Sep 15, 2011 • By

Our super lawyer

The current issue of Super Lawyers magazine features the successful and impressive career of Rick Palmore, General Mills’ executive vice president, general counsel, and chief compliance and risk management officer.

The article gives readers a colorful look into the experiences that have shaped Rick’s career and the challenges and types of issues he handles today.

Rick came to General Mills from Sara Lee in 2008 and now leads the company’s worldwide Law department activities, corporate ethics and compliance, and corporate security.

The article states:

At General Mills, where he supervises 50 attorneys, Palmore’s responsibilities are incredibly diverse. His tasks include anything from poring over marketing language to looking into prospective international interests on the company’s behalf. “There really isn’t a typical day for me,” he says. “The environment is so interesting these days, from an economic standpoint, a regulatory standpoint, a geopolitical standpoint.”

The Super Lawyers article notes many of Rick’s accomplishments, including his work to promote diversity in the legal field.

Palmore is not one to seek the spotlight, but doesn’t shy from taking a strong public stance on diversity in the legal field. He gained attention as the first African-American to make partner at Wildman Harrold, and while at Sara Lee, he steered the company’s business away from outside law firms with low diversity marks. Then he wrote A Call to Action – Diversity in the Legal Profession, a document in which he encouraged corporate legal officers to push for increased diversity when retaining outside counsel. About 120 counsel, many with Fortune 500 companies, pledged to take corporate diversity efforts into account when hiring outside firms.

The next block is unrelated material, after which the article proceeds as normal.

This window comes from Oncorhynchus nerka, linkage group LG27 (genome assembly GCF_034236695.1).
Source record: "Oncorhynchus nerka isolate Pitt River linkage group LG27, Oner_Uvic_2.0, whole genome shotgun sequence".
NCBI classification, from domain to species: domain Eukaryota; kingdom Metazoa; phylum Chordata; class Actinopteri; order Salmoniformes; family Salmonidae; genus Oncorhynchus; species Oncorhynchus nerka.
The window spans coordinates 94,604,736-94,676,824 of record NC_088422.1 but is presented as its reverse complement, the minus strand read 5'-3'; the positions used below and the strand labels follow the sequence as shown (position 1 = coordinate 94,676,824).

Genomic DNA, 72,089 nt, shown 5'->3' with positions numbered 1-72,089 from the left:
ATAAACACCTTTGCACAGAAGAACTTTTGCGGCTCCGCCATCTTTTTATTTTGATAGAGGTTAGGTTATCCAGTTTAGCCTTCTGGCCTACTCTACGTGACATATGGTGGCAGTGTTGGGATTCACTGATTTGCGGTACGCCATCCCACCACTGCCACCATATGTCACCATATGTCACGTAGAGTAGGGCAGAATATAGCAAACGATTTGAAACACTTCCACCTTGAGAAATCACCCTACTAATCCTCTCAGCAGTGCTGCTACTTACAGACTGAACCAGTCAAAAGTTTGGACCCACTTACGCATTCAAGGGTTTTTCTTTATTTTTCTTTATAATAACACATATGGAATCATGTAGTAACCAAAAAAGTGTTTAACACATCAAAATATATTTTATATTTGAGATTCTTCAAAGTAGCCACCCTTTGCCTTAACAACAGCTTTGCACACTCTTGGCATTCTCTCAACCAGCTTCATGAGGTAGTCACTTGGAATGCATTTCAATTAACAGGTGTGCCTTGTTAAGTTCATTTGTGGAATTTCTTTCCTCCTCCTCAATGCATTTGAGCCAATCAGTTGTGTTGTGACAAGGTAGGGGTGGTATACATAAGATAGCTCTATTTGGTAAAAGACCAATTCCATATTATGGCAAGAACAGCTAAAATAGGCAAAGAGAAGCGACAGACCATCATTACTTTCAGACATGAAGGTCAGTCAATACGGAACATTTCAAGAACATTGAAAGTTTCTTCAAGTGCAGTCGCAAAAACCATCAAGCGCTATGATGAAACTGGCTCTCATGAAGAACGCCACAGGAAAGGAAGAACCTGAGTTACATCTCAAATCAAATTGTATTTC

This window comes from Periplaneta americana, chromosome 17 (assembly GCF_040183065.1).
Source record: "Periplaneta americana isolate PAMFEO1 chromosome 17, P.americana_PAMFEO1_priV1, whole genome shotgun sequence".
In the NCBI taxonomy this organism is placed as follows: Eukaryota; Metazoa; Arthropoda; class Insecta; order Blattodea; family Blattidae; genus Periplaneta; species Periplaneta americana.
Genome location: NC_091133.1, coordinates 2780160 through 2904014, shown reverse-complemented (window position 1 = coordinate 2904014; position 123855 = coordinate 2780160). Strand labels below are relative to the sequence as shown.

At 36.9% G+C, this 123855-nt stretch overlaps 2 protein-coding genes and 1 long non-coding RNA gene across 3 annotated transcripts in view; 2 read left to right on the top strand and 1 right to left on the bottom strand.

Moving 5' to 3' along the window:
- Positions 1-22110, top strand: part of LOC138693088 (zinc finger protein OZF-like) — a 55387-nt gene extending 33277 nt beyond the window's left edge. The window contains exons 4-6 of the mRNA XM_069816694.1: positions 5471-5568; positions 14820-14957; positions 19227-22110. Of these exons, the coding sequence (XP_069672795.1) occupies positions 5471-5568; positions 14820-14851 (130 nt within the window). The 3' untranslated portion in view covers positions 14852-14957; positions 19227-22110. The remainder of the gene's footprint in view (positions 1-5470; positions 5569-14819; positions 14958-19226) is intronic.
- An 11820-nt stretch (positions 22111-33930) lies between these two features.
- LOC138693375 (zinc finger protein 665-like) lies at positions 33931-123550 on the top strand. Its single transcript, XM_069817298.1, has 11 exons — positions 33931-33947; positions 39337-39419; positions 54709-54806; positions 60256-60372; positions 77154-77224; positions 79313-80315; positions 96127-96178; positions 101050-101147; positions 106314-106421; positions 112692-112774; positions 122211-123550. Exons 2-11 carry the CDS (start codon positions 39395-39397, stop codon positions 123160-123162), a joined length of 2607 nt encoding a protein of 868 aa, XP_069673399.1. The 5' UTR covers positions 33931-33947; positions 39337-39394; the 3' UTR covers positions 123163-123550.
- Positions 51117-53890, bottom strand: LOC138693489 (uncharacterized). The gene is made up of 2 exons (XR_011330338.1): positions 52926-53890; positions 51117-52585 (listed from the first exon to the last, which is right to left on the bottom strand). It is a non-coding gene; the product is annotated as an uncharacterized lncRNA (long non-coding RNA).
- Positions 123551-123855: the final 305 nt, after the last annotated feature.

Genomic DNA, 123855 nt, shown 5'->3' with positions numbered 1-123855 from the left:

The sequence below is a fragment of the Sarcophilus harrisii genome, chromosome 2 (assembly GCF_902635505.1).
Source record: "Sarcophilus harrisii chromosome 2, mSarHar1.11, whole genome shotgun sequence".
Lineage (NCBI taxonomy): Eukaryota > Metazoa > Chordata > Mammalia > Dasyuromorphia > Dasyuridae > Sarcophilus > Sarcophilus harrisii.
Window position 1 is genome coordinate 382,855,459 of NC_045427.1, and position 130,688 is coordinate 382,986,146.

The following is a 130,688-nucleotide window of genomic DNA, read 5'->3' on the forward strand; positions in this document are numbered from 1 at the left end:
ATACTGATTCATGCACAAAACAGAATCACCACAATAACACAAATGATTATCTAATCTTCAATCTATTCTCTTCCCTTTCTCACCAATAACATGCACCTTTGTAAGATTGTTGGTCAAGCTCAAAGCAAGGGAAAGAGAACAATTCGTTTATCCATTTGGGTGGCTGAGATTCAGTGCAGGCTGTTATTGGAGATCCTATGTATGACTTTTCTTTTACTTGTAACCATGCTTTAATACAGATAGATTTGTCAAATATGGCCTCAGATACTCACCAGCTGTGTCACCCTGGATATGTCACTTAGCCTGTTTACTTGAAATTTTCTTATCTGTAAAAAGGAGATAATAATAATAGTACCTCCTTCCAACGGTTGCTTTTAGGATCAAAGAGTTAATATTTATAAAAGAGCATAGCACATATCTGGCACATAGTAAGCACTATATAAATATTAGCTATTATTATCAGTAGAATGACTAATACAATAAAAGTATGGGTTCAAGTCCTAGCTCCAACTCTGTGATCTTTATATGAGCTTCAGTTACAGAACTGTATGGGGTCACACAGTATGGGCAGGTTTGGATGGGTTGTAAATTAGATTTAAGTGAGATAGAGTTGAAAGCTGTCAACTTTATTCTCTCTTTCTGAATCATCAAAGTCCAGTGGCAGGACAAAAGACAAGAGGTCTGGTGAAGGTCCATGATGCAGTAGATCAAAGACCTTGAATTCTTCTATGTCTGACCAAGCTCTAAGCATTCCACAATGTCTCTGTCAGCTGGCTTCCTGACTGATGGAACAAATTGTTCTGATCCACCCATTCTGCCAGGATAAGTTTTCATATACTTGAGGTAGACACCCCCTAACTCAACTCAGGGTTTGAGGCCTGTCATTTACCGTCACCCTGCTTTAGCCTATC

An outgrowth of Palmore’s manifesto was the Leadership Council on Legal Diversity, now a 2-year-old nonprofit whose aim is to challenge the legal profession to foster and encourage diversity. Growth is good, Palmore says, but the problem hasn’t been solved. “I’m happy with the progress that LCLD has made,” he says. “I’m not happy about the progress of diversity in this profession.”

You can read the entire article in the 2011 Super Lawyers Business edition.